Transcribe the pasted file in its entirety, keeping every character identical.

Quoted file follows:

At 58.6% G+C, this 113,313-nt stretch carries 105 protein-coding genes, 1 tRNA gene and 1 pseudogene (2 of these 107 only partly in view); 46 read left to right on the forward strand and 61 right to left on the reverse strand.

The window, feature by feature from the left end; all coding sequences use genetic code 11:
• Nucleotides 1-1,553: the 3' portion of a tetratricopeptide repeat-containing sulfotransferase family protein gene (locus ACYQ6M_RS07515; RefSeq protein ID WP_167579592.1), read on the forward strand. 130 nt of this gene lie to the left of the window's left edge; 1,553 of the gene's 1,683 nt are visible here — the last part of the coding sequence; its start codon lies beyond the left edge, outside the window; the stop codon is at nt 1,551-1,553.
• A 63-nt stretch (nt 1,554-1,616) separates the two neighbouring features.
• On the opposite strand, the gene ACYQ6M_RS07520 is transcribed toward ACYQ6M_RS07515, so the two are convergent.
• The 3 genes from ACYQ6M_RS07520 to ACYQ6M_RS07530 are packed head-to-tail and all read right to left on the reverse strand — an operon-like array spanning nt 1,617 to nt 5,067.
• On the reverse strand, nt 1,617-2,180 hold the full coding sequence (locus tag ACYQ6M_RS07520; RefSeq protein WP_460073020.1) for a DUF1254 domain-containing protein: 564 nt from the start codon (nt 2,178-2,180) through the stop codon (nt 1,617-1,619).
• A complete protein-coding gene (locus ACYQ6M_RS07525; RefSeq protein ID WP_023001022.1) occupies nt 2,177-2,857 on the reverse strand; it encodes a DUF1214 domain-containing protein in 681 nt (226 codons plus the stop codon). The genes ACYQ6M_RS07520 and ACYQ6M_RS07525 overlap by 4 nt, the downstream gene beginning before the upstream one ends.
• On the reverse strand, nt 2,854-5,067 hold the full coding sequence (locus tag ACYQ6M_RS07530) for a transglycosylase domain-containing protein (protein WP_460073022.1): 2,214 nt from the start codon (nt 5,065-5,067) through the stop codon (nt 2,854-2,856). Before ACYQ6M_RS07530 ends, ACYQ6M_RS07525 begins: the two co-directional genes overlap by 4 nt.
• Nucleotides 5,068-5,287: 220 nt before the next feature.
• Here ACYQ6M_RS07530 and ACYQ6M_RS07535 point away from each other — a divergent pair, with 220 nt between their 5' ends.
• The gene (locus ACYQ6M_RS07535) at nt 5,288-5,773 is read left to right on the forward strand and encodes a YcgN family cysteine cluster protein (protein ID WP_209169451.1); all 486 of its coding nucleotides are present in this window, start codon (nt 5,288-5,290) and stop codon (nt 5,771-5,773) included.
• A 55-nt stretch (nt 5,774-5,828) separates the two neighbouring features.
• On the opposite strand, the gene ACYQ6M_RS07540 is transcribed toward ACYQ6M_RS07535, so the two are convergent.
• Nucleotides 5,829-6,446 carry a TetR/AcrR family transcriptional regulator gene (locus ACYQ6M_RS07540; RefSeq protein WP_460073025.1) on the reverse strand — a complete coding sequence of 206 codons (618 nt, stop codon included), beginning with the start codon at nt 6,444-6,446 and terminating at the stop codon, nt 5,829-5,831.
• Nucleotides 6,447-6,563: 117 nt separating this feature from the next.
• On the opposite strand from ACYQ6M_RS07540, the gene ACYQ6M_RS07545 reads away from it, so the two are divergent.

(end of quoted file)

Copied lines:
At 58.6% G+C, this 113,313-nt stretch carries 105 protein-coding genes, 1 tRNA gene and 1 pseudogene (2 of these 107 only partly in view); 46 read left to right on the forward strand and 61 right to left on the reverse strand.

The window, feature by feature from the left end; all coding sequences use genetic code 11:
• Nucleotides 1-1,553: the 3' portion of a tetratricopeptide repeat-containing sulfotransferase family protein gene (locus ACYQ6M_RS07515; RefSeq protein ID WP_167579592.1), read on the forward strand. 130 nt of this gene lie to the left of the window's left edge; 1,553 of the gene's 1,683 nt are visible here — the last part of the coding sequence; its start codon lies beyond the left edge, outside the window; the stop codon is at nt 1,551-1,553.
• A 63-nt stretch (nt 1,554-1,616) separates the two neighbouring features.
• On the opposite strand, the gene ACYQ6M_RS07520 is transcribed toward ACYQ6M_RS07515, so the two are convergent.
• The 3 genes from ACYQ6M_RS07520 to ACYQ6M_RS07530 are packed head-to-tail and all read right to left on the reverse strand — an operon-like array spanning nt 1,617 to nt 5,067.
• On the reverse strand, nt 1,617-2,180 hold the full coding sequence (locus tag ACYQ6M_RS07520; RefSeq protein WP_460073020.1) for a DUF1254 domain-containing protein: 564 nt from the start codon (nt 2,178-2,180) through the stop codon (nt 1,617-1,619).
• A complete protein-coding gene (locus ACYQ6M_RS07525; RefSeq protein ID WP_023001022.1) occupies nt 2,177-2,857 on the reverse strand; it encodes a DUF1214 domain-containing protein in 681 nt (226 codons plus the stop codon). The genes ACYQ6M_RS07520 and ACYQ6M_RS07525 overlap by 4 nt, the downstream gene beginning before the upstream one ends.
• On the reverse strand, nt 2,854-5,067 hold the full coding sequence (locus tag ACYQ6M_RS07530) for a transglycosylase domain-containing protein (protein WP_460073022.1): 2,214 nt from the start codon (nt 5,065-5,067) through the stop codon (nt 2,854-2,856). Before ACYQ6M_RS07530 ends, ACYQ6M_RS07525 begins: the two co-directional genes overlap by 4 nt.
• Nucleotides 5,068-5,287: 220 nt before the next feature.
• Here ACYQ6M_RS07530 and ACYQ6M_RS07535 point away from each other — a divergent pair, with 220 nt between their 5' ends.
• The gene (locus ACYQ6M_RS07535) at nt 5,288-5,773 is read left to right on the forward strand and encodes a YcgN family cysteine cluster protein (protein ID WP_209169451.1); all 486 of its coding nucleotides are present in this window, start codon (nt 5,288-5,290) and stop codon (nt 5,771-5,773) included.
• A 55-nt stretch (nt 5,774-5,828) separates the two neighbouring features.
• On the opposite strand, the gene ACYQ6M_RS07540 is transcribed toward ACYQ6M_RS07535, so the two are convergent.
• Nucleotides 5,829-6,446 carry a TetR/AcrR family transcriptional regulator gene (locus ACYQ6M_RS07540; RefSeq protein WP_460073025.1) on the reverse strand — a complete coding sequence of 206 codons (618 nt, stop codon included), beginning with the start codon at nt 6,444-6,446 and terminating at the stop codon, nt 5,829-5,831.
• Nucleotides 6,447-6,563: 117 nt separating this feature from the next.
• On the opposite strand from ACYQ6M_RS07540, the gene ACYQ6M_RS07545 reads away from it, so the two are divergent.